Choice can be an extraordinary benefit or an immense burden. In some contexts, people choose not to choose, or would do so if they were asked. In part because of limitations of “bandwidth,” and in part because of awareness of their own lack of information and potential biases, people sometimes want other people to choose for them. For example, many people prefer not to make choices about their health or retirement plans; they want to delegate those choices to a private or public institution that they trust (and may well be willing to pay a considerable amount to those who are willing to accept such delegations). This point suggests that however well accepted, the line between active choosing and paternalism is often illusory. When private or public institutions override people’s desire not to choose and insist on active choosing, they may well be behaving paternalistically, through a form of choice-requiring paternalism. Active choosing can be seen as a form of libertarian paternalism, and a frequently attractive one, if people are permitted to opt out of choosing in favor of a default (and in that sense permitted not to choose); it is a form of nonlibertarian paternalism insofar as people are required to choose. For both ordinary people and private or public institutions, the ultimate judgment in favor of active choosing, or in favor of choosing not to choose, depends largely on the costs of decisions and the costs of errors.
In United States v. Windsor, the Supreme Court struck down section three of the federal Defense of Marriage Act. Shortly thereafter, the Internal Revenue Service issued a ruling under which all married same-sex couples will be treated as married for federal tax purposes. The IRS Ruling raised a host of state taxation issues for lawfully married same-sex taxpayers residing in nonrecognition states, given that nearly all states conform to the federal tax system to some degree so as to minimize taxpayers’ calculations, record-keeping, and compliance burdens.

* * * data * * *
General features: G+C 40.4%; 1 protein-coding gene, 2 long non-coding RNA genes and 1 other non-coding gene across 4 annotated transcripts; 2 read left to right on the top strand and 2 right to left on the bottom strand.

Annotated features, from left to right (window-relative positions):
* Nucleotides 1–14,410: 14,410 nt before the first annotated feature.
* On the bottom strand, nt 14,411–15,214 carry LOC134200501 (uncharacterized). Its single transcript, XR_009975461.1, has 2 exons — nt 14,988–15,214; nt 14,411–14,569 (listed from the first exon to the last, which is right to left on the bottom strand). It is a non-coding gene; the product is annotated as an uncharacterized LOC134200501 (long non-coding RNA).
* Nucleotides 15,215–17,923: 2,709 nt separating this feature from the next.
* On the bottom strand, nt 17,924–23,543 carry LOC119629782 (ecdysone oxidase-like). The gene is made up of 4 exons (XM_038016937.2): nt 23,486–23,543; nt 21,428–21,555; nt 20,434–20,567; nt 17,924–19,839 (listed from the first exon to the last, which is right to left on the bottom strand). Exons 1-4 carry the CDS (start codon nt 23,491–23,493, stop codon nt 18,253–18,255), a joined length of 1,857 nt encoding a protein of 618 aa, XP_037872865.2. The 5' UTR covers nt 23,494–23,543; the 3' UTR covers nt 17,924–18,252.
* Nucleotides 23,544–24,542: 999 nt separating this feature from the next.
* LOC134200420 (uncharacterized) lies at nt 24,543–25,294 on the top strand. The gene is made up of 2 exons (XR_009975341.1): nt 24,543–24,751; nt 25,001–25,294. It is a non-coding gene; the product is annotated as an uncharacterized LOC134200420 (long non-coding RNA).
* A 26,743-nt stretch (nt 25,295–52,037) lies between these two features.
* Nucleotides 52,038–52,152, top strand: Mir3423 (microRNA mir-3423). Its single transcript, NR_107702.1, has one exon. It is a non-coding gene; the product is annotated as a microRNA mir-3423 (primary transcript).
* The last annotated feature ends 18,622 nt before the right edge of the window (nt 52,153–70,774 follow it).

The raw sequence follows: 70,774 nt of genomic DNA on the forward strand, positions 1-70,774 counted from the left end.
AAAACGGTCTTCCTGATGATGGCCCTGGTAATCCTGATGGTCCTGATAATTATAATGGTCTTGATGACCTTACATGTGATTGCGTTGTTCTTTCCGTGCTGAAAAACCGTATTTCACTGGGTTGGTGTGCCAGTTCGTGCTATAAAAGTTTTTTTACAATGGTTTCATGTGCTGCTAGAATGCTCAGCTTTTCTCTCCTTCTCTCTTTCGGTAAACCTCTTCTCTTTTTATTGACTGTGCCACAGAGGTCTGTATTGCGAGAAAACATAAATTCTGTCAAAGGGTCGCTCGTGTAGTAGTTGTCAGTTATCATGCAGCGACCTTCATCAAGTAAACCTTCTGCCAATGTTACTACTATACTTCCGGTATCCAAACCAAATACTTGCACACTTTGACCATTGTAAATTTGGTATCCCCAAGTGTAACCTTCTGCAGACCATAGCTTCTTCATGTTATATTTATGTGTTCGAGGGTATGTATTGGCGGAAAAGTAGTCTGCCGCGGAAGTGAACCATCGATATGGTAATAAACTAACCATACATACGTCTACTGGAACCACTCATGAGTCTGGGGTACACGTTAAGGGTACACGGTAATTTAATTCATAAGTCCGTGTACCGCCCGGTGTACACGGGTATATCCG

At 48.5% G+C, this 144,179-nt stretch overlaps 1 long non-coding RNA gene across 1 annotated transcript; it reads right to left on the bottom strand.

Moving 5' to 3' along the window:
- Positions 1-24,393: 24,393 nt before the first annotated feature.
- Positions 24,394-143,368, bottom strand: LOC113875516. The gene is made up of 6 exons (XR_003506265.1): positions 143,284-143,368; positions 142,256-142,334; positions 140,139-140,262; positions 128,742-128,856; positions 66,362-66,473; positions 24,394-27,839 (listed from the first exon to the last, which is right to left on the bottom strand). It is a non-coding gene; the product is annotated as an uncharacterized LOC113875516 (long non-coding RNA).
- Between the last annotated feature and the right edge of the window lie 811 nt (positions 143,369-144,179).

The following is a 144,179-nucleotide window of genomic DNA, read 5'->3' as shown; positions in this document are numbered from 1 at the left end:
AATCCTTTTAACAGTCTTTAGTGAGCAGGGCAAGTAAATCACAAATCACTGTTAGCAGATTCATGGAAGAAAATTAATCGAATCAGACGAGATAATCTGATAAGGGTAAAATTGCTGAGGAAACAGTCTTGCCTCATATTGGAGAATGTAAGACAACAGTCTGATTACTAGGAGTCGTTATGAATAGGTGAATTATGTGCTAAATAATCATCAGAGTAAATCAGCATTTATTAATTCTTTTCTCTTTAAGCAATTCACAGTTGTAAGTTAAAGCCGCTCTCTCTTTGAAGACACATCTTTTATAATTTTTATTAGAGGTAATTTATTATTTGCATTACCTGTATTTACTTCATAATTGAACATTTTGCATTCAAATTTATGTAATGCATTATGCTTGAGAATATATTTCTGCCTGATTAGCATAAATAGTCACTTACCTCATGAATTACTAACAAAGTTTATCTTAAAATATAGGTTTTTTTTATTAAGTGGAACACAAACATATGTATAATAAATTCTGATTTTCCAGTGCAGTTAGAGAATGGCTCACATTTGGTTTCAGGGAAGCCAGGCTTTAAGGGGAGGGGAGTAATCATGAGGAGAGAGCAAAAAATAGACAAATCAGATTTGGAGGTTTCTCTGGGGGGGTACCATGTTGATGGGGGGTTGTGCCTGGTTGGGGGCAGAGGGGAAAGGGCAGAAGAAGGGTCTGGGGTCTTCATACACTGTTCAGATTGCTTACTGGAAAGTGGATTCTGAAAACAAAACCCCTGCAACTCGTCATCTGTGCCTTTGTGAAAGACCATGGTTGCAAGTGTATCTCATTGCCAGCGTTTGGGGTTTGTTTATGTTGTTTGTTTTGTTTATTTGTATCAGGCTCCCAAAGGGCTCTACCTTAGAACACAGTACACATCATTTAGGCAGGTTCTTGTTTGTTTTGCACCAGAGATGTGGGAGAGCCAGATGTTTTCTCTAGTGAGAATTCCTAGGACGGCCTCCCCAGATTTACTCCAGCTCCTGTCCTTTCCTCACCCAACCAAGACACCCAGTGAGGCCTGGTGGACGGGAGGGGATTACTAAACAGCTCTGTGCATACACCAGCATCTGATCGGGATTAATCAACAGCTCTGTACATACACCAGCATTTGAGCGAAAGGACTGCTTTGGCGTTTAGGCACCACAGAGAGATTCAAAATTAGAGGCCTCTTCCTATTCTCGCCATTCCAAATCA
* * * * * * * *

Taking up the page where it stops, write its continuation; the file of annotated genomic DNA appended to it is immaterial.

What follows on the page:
This Note explores the impact of the post-Windsor IRS Ruling on the taxation of same-sex couples in states that do not recognize same-sex marriage yet require taxpayers to reference their federal tax returns when completing their state tax returns. It details the tax filing approaches adopted by affected states and the disparate state and federal tax treatments faced by the majority of married same-sex couples domiciled in a nonrecognition state. Finally, this Note concludes with a discussion of the constitutional- and administrative-law challenges that married same-sex taxpayers can raise against state tax policies that result in discriminatory treatment of same-sex marriage at the state level.
First Rejection, Then Dismissal: Reconsidering American Pipe Tolling for Securities Class Actions
This Note, which was originally published as 64 Duke L.J. 99, has been depublished by the Duke Law Journal.